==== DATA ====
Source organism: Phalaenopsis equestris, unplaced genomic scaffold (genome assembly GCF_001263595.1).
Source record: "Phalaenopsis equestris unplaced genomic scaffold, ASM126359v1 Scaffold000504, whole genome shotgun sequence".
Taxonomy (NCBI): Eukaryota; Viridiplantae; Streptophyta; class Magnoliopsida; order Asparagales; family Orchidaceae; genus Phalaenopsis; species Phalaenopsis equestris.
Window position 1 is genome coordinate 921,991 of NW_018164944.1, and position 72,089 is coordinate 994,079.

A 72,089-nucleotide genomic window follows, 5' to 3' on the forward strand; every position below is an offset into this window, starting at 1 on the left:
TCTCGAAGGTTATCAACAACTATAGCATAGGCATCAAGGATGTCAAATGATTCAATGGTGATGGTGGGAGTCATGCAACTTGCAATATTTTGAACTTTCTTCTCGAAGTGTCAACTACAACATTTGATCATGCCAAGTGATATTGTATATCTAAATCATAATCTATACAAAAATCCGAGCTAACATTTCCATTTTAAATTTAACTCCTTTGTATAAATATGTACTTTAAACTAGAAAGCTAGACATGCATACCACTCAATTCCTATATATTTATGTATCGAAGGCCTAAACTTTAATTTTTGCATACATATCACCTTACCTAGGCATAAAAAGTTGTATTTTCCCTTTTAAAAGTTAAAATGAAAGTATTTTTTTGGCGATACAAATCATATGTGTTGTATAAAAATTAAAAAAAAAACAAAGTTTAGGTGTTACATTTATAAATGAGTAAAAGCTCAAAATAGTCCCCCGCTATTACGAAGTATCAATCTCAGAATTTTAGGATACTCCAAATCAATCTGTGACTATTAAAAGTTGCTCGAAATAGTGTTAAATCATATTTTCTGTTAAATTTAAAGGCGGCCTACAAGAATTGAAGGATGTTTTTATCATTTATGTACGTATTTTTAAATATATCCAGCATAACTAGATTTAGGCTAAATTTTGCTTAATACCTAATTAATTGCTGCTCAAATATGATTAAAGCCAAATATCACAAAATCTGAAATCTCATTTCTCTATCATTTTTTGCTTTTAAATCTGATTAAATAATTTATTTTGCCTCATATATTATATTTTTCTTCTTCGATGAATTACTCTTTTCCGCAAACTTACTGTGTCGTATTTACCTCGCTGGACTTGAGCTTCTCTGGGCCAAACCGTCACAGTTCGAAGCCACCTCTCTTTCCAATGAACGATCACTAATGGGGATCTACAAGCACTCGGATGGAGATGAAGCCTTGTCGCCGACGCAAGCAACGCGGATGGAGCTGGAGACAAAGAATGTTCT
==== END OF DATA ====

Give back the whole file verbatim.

Source organism: Phalaenopsis equestris, unplaced genomic scaffold (genome assembly GCF_001263595.1).
Source record: "Phalaenopsis equestris unplaced genomic scaffold, ASM126359v1 Scaffold000504, whole genome shotgun sequence".
Taxonomy (NCBI): Eukaryota; Viridiplantae; Streptophyta; class Magnoliopsida; order Asparagales; family Orchidaceae; genus Phalaenopsis; species Phalaenopsis equestris.
Window position 1 is genome coordinate 921,991 of NW_018164944.1, and position 72,089 is coordinate 994,079.

A 72,089-nucleotide genomic window follows, 5' to 3' on the forward strand; every position below is an offset into this window, starting at 1 on the left:
TCTCGAAGGTTATCAACAACTATAGCATAGGCATCAAGGATGTCAAATGATTCAATGGTGATGGTGGGAGTCATGCAACTTGCAATATTTTGAACTTTCTTCTCGAAGTGTCAACTACAACATTTGATCATGCCAAGTGATATTGTATATCTAAATCATAATCTATACAAAAATCCGAGCTAACATTTCCATTTTAAATTTAACTCCTTTGTATAAATATGTACTTTAAACTAGAAAGCTAGACATGCATACCACTCAATTCCTATATATTTATGTATCGAAGGCCTAAACTTTAATTTTTGCATACATATCACCTTACCTAGGCATAAAAAGTTGTATTTTCCCTTTTAAAAGTTAAAATGAAAGTATTTTTTTGGCGATACAAATCATATGTGTTGTATAAAAATTAAAAAAAAAACAAAGTTTAGGTGTTACATTTATAAATGAGTAAAAGCTCAAAATAGTCCCCCGCTATTACGAAGTATCAATCTCAGAATTTTAGGATACTCCAAATCAATCTGTGACTATTAAAAGTTGCTCGAAATAGTGTTAAATCATATTTTCTGTTAAATTTAAAGGCGGCCTACAAGAATTGAAGGATGTTTTTATCATTTATGTACGTATTTTTAAATATATCCAGCATAACTAGATTTAGGCTAAATTTTGCTTAATACCTAATTAATTGCTGCTCAAATATGATTAAAGCCAAATATCACAAAATCTGAAATCTCATTTCTCTATCATTTTTTGCTTTTAAATCTGATTAAATAATTTATTTTGCCTCATATATTATATTTTTCTTCTTCGATGAATTACTCTTTTCCGCAAACTTACTGTGTCGTATTTACCTCGCTGGACTTGAGCTTCTCTGGGCCAAACCGTCACAGTTCGAAGCCACCTCTCTTTCCAATGAACGATCACTAATGGGGATCTACAAGCACTCGGATGGAGATGAAGCCTTGTCGCCGACGCAAGCAACGCGGATGGAGCTGGAGACAAAGAATGTTCT